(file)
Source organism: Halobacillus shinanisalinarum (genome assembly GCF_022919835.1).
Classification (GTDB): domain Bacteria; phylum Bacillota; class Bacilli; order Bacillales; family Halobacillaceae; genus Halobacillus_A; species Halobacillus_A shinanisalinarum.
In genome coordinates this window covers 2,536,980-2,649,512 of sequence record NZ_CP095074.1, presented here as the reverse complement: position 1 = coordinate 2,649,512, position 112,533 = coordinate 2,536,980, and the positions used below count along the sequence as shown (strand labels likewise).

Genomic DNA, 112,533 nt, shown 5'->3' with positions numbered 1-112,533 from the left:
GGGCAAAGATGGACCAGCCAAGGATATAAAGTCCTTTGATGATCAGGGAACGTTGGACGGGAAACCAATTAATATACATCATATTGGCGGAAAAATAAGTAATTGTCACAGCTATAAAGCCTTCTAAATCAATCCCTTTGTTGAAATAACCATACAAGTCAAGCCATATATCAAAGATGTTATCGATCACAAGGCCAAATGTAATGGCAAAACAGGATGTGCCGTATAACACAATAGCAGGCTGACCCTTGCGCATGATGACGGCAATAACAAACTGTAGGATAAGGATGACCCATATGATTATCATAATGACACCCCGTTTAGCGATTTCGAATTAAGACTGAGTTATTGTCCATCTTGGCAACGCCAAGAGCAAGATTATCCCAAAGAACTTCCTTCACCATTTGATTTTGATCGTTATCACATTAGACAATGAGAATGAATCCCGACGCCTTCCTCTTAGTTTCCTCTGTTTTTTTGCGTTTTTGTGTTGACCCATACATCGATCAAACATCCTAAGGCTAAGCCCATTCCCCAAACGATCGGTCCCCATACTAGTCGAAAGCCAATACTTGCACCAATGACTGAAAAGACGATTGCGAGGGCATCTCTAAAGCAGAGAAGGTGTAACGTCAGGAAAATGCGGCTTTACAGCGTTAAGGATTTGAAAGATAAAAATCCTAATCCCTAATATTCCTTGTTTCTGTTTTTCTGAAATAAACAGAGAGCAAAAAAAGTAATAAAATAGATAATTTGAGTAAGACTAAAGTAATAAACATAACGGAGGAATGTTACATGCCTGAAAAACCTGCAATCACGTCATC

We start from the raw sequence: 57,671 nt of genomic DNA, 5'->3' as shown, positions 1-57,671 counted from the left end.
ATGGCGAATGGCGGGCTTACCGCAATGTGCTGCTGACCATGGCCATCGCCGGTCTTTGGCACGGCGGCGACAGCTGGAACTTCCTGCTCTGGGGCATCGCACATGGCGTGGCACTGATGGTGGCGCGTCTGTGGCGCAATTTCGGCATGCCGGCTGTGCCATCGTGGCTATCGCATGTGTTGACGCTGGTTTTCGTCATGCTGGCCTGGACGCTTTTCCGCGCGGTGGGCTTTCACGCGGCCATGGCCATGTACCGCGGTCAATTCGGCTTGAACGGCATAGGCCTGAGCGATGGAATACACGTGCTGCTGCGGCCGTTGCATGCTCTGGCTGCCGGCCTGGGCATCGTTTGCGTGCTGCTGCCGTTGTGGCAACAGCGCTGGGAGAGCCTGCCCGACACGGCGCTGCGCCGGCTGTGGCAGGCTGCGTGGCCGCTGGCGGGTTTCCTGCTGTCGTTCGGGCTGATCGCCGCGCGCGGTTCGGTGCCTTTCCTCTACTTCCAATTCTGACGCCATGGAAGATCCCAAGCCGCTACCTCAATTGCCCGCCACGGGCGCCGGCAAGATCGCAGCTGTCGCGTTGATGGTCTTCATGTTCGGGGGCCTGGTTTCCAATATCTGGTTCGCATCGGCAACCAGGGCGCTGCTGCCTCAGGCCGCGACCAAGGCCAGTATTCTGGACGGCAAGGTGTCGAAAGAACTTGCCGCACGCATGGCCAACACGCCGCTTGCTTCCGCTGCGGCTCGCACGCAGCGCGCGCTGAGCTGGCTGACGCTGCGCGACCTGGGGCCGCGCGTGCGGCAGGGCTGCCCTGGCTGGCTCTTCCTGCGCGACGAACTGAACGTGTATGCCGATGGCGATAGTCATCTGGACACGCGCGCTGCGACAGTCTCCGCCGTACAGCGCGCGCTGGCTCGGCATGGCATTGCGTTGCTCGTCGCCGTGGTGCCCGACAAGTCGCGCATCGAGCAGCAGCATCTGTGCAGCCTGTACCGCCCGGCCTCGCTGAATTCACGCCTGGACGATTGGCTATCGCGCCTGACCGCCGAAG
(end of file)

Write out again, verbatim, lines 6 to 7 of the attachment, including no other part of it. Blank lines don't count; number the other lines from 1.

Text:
We start from the raw sequence: 57,671 nt of genomic DNA, 5'->3' as shown, positions 1-57,671 counted from the left end.
ATGGCGAATGGCGGGCTTACCGCAATGTGCTGCTGACCATGGCCATCGCCGGTCTTTGGCACGGCGGCGACAGCTGGAACTTCCTGCTCTGGGGCATCGCACATGGCGTGGCACTGATGGTGGCGCGTCTGTGGCGCAATTTCGGCATGCCGGCTGTGCCATCGTGGCTATCGCATGTGTTGACGCTGGTTTTCGTCATGCTGGCCTGGACGCTTTTCCGCGCGGTGGGCTTTCACGCGGCCATGGCCATGTACCGCGGTCAATTCGGCTTGAACGGCATAGGCCTGAGCGATGGAATACACGTGCTGCTGCGGCCGTTGCATGCTCTGGCTGCCGGCCTGGGCATCGTTTGCGTGCTGCTGCCGTTGTGGCAACAGCGCTGGGAGAGCCTGCCCGACACGGCGCTGCGCCGGCTGTGGCAGGCTGCGTGGCCGCTGGCGGGTTTCCTGCTGTCGTTCGGGCTGATCGCCGCGCGCGGTTCGGTGCCTTTCCTCTACTTCCAATTCTGACGCCATGGAAGATCCCAAGCCGCTACCTCAATTGCCCGCCACGGGCGCCGGCAAGATCGCAGCTGTCGCGTTGATGGTCTTCATGTTCGGGGGCCTGGTTTCCAATATCTGGTTCGCATCGGCAACCAGGGCGCTGCTGCCTCAGGCCGCGACCAAGGCCAGTATTCTGGACGGCAAGGTGTCGAAAGAACTTGCCGCACGCATGGCCAACACGCCGCTTGCTTCCGCTGCGGCTCGCACGCAGCGCGCGCTGAGCTGGCTGACGCTGCGCGACCTGGGGCCGCGCGTGCGGCAGGGCTGCCCTGGCTGGCTCTTCCTGCGCGACGAACTGAACGTGTATGCCGATGGCGATAGTCATCTGGACACGCGCGCTGCGACAGTCTCCGCCGTACAGCGCGCGCTGGCTCGGCATGGCATTGCGTTGCTCGTCGCCGTGGTGCCCGACAAGTCGCGCATCGAGCAGCAGCATCTGTGCAGCCTGTACCGCCCGGCCTCGCTGAATTCACGCCTGGACGATTGGCTATCGCGCCTGACCGCCGAAG